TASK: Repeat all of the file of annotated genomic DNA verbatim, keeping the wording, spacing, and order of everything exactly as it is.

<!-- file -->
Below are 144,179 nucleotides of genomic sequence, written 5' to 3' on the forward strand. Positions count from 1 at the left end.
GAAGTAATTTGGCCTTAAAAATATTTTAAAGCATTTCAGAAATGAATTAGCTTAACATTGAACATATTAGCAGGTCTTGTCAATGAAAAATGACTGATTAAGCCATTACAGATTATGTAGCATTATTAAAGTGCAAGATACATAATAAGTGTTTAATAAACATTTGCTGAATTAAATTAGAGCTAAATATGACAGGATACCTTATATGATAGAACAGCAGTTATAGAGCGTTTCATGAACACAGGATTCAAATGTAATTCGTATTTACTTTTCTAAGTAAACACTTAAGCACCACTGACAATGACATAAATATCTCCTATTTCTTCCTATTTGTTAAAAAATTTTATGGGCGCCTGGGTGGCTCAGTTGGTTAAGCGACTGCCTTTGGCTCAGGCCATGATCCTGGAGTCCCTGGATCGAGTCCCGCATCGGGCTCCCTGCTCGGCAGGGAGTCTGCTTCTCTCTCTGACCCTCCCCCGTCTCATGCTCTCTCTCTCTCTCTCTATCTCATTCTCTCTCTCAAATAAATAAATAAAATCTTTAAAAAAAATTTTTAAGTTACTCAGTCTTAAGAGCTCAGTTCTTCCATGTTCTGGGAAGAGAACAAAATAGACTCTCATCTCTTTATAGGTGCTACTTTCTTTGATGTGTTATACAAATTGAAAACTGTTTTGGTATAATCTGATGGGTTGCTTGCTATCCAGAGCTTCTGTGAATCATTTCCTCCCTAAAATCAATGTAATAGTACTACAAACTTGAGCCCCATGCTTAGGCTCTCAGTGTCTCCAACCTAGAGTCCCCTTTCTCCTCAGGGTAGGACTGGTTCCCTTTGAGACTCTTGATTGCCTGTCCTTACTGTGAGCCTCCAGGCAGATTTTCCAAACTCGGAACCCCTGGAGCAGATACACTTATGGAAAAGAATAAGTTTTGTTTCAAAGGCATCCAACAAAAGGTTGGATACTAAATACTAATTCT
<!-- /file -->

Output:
Below are 144,179 nucleotides of genomic sequence, written 5' to 3' on the forward strand. Positions count from 1 at the left end.
GAAGTAATTTGGCCTTAAAAATATTTTAAAGCATTTCAGAAATGAATTAGCTTAACATTGAACATATTAGCAGGTCTTGTCAATGAAAAATGACTGATTAAGCCATTACAGATTATGTAGCATTATTAAAGTGCAAGATACATAATAAGTGTTTAATAAACATTTGCTGAATTAAATTAGAGCTAAATATGACAGGATACCTTATATGATAGAACAGCAGTTATAGAGCGTTTCATGAACACAGGATTCAAATGTAATTCGTATTTACTTTTCTAAGTAAACACTTAAGCACCACTGACAATGACATAAATATCTCCTATTTCTTCCTATTTGTTAAAAAATTTTATGGGCGCCTGGGTGGCTCAGTTGGTTAAGCGACTGCCTTTGGCTCAGGCCATGATCCTGGAGTCCCTGGATCGAGTCCCGCATCGGGCTCCCTGCTCGGCAGGGAGTCTGCTTCTCTCTCTGACCCTCCCCCGTCTCATGCTCTCTCTCTCTCTCTCTATCTCATTCTCTCTCTCAAATAAATAAATAAAATCTTTAAAAAAAATTTTTAAGTTACTCAGTCTTAAGAGCTCAGTTCTTCCATGTTCTGGGAAGAGAACAAAATAGACTCTCATCTCTTTATAGGTGCTACTTTCTTTGATGTGTTATACAAATTGAAAACTGTTTTGGTATAATCTGATGGGTTGCTTGCTATCCAGAGCTTCTGTGAATCATTTCCTCCCTAAAATCAATGTAATAGTACTACAAACTTGAGCCCCATGCTTAGGCTCTCAGTGTCTCCAACCTAGAGTCCCCTTTCTCCTCAGGGTAGGACTGGTTCCCTTTGAGACTCTTGATTGCCTGTCCTTACTGTGAGCCTCCAGGCAGATTTTCCAAACTCGGAACCCCTGGAGCAGATACACTTATGGAAAAGAATAAGTTTTGTTTCAAAGGCATCCAACAAAAGGTTGGATACTAAATACTAATTCT